The lunch takes place in the Illinois Room of the Holmes Student Center. Bring a lunch; light snacks, such as cookies and chips, will be provided. All are welcome.
Allori will speak on “Pandora’s Cat: The Story of the Cat that was Neither Dead nor Alive.”
This is the tale, maybe a bit romanticized, of the most quoted (and surely the most abused) cat in the history of physics and philosophy: the Schrödinger cat.
In 1935, Erwin Schrödinger, one of the founders of quantum mechanics, developed a thought experiment (involving a cat) devised to show that there had to be something wrong with quantum theory: if quantum mechanics is correct, then we would end up observing, for instance, cats who are dead and alive at the same time, which is absurd.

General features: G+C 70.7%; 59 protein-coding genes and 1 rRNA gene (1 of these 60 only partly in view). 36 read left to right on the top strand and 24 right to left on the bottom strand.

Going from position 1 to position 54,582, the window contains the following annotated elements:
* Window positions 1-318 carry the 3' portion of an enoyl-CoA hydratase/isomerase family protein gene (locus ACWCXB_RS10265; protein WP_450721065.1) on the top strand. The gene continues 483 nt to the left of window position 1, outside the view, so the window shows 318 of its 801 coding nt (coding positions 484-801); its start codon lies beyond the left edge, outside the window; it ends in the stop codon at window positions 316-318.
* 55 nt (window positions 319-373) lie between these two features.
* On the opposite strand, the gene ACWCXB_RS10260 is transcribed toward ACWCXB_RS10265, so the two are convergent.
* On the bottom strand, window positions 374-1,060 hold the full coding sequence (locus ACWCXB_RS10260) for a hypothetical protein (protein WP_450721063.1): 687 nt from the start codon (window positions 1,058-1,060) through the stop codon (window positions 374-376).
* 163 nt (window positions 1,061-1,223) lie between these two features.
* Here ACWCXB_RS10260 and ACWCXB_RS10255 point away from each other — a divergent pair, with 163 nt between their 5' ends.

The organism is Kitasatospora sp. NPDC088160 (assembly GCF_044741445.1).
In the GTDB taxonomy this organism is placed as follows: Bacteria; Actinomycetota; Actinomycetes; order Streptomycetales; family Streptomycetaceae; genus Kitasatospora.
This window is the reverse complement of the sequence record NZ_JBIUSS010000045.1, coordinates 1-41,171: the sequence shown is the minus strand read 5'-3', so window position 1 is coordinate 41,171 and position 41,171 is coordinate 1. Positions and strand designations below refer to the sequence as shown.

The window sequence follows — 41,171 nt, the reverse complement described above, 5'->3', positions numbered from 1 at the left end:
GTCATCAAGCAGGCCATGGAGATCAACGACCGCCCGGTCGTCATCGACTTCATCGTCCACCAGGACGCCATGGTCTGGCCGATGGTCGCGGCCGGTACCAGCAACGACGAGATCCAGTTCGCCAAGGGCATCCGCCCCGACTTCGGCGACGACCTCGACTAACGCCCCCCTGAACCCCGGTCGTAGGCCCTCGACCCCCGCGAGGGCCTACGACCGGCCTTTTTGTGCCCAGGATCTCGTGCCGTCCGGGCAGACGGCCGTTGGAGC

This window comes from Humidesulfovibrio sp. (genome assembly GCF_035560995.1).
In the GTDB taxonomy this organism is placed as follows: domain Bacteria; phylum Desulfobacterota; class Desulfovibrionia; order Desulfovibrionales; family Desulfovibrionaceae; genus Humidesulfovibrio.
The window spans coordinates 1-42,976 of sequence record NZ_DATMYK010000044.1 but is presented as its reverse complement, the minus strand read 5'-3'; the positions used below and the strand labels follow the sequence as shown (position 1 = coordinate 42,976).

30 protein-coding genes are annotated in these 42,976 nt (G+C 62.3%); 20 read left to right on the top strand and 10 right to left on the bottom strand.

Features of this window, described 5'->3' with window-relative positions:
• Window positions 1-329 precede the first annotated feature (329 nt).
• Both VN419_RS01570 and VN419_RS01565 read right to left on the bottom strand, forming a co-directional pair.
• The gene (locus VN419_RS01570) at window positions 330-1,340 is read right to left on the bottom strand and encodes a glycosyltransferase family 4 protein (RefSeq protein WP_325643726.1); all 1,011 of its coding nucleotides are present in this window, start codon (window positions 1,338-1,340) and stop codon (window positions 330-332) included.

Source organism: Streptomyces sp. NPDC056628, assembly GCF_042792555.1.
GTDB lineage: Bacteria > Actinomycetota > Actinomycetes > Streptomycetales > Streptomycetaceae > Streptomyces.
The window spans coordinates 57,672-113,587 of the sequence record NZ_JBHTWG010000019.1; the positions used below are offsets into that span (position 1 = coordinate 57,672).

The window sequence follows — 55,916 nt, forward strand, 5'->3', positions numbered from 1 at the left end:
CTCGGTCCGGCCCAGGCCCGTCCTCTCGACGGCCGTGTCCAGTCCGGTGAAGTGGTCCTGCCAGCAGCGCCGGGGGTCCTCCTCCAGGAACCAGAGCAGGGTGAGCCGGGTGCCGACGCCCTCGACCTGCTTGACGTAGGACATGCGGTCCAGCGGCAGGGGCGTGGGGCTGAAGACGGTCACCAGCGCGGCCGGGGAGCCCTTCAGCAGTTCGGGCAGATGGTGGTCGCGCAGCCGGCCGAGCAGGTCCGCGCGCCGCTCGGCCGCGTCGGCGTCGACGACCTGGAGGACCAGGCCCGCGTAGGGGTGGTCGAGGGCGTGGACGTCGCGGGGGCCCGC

A lot of ink has been spent to discuss this experiment, commonly called the Schrödinger’s cat experiment, and the problem that it underlies, the measurement problem.
Nonetheless, there is still something to be said after all these years, and this is what will be discussed in this lecture, after having summarized what has happened in this regard in the last 80 years.
Allori has studied physics and philosophy first in Italy, her home country, and then in the United States. She has worked in the foundations of quantum mechanics, in particular in the framework of Bohmian mechanics, a quantum theory without observers.
For more information about the Jan. 30 event, email firstname.lastname@example.org.